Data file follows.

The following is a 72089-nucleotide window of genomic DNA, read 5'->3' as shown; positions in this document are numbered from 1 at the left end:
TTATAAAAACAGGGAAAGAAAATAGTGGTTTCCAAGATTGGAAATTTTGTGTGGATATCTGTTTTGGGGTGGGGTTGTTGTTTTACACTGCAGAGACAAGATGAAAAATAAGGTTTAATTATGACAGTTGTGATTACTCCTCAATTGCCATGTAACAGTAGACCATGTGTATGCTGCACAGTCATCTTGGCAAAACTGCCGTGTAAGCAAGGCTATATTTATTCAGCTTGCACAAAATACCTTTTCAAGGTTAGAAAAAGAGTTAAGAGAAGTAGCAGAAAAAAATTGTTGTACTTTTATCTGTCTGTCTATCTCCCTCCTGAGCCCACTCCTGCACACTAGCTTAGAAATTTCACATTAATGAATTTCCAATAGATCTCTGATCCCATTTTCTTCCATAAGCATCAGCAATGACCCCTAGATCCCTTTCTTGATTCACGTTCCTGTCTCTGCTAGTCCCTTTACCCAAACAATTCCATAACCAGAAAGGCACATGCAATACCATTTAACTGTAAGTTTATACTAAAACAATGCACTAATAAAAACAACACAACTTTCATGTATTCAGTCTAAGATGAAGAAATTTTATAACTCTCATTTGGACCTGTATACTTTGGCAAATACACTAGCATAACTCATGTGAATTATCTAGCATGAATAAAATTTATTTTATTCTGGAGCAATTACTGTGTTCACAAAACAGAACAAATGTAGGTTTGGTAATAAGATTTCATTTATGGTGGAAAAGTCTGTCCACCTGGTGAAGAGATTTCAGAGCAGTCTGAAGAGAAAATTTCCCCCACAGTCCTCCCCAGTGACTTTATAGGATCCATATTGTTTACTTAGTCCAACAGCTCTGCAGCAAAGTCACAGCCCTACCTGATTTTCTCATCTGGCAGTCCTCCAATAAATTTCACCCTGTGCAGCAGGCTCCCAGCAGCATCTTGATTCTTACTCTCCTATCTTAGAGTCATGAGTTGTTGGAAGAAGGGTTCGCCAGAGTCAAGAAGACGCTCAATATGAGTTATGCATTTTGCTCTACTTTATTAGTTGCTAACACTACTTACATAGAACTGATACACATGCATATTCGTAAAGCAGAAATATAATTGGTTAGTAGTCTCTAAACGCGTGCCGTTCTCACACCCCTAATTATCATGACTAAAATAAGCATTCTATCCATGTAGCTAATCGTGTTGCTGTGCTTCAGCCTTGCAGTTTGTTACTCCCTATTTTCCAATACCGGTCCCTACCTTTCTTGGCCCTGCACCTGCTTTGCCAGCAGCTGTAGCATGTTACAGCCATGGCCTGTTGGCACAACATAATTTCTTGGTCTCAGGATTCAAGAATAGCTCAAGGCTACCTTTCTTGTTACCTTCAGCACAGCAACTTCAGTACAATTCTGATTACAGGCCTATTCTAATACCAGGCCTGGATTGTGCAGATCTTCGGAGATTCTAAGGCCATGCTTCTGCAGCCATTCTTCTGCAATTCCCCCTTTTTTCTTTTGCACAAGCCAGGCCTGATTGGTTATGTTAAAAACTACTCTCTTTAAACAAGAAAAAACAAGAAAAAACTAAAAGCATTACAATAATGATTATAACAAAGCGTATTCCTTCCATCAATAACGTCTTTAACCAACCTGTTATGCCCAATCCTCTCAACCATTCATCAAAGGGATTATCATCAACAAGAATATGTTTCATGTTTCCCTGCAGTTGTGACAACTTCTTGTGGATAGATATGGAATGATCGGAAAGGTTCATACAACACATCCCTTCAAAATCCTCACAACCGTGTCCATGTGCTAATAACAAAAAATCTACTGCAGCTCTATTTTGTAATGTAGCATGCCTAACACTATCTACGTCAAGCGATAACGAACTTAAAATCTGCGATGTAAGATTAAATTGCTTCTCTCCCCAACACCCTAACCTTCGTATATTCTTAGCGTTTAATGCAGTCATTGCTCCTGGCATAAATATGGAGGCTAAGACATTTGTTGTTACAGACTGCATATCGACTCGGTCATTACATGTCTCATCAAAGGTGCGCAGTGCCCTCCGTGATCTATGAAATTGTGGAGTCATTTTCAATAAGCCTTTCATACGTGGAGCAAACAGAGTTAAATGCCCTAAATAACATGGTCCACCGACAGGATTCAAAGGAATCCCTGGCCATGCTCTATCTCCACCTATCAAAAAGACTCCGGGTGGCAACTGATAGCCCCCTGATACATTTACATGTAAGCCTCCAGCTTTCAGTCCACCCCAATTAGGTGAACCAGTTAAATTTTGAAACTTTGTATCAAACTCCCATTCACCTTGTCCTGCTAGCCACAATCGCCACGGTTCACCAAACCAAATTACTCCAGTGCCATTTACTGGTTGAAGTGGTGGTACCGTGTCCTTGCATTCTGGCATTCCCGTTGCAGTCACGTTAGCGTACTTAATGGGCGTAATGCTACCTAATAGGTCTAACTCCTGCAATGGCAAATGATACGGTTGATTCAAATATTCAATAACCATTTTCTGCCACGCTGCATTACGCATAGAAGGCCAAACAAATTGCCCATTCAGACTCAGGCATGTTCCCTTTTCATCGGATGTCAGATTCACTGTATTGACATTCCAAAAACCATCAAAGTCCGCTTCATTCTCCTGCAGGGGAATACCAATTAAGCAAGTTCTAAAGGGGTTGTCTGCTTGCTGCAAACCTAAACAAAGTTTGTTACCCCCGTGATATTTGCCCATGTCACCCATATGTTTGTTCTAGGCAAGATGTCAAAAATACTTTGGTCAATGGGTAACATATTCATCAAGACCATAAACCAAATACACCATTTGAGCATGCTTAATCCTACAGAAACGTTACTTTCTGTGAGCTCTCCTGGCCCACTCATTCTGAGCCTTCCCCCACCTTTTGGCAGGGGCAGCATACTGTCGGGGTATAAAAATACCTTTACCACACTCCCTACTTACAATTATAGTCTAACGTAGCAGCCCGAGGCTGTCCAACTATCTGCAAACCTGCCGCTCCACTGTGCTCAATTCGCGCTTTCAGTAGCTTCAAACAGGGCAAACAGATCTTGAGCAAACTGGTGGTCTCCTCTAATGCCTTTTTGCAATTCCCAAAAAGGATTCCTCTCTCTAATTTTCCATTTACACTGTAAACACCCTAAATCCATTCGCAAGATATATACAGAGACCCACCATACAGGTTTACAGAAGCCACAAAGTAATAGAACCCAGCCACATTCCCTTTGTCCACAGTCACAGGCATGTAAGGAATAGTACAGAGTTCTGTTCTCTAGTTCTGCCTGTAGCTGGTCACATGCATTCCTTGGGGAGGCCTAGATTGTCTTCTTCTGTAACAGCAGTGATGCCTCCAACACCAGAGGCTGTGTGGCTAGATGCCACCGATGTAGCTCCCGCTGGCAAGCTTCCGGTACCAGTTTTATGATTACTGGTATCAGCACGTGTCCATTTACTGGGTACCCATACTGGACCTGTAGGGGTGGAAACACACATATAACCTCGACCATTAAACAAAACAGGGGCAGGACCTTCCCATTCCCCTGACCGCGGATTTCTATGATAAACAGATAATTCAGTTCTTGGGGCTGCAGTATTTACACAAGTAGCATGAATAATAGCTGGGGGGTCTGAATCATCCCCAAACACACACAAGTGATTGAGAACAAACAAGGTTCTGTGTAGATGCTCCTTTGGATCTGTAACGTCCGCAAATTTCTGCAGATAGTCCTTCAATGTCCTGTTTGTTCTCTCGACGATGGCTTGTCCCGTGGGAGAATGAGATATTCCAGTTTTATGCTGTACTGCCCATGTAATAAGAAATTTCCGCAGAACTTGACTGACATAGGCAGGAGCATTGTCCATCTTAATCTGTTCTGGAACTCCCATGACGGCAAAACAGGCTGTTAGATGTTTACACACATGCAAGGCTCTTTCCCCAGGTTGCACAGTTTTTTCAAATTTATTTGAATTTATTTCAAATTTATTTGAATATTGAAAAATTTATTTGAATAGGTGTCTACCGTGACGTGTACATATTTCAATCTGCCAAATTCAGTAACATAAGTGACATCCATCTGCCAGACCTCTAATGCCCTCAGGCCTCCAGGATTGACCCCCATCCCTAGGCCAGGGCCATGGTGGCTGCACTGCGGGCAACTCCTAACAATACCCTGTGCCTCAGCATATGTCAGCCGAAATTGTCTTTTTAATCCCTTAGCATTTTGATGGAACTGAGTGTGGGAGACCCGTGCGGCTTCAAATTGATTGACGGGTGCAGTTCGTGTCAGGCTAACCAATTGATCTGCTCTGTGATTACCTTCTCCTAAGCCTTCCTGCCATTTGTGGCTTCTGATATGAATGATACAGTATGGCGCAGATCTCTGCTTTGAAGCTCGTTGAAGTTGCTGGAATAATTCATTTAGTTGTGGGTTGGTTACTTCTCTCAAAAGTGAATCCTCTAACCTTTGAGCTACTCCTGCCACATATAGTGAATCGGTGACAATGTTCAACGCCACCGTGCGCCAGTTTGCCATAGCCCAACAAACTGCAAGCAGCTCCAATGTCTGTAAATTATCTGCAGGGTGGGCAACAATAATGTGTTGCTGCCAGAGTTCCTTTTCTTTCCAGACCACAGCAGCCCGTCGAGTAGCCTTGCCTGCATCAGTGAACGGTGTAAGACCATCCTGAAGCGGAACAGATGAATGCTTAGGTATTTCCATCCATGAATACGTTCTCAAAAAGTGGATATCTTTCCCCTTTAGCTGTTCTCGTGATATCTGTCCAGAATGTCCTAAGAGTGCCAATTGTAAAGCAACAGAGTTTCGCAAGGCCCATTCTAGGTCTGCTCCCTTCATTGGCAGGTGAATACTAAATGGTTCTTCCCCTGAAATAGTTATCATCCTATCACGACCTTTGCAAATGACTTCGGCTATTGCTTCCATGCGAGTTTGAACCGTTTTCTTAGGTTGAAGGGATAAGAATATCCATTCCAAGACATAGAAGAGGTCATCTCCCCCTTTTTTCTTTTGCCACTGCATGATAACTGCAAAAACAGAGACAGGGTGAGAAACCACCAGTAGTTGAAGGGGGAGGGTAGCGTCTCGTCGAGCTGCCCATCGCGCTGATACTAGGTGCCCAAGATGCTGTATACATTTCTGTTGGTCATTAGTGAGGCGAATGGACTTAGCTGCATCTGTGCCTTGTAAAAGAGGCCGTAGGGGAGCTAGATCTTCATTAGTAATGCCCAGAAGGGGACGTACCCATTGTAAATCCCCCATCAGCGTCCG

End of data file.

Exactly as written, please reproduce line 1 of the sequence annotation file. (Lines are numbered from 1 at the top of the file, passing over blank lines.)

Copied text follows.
The following is a 72089-nucleotide window of genomic DNA, read 5'->3' as shown; positions in this document are numbered from 1 at the left end: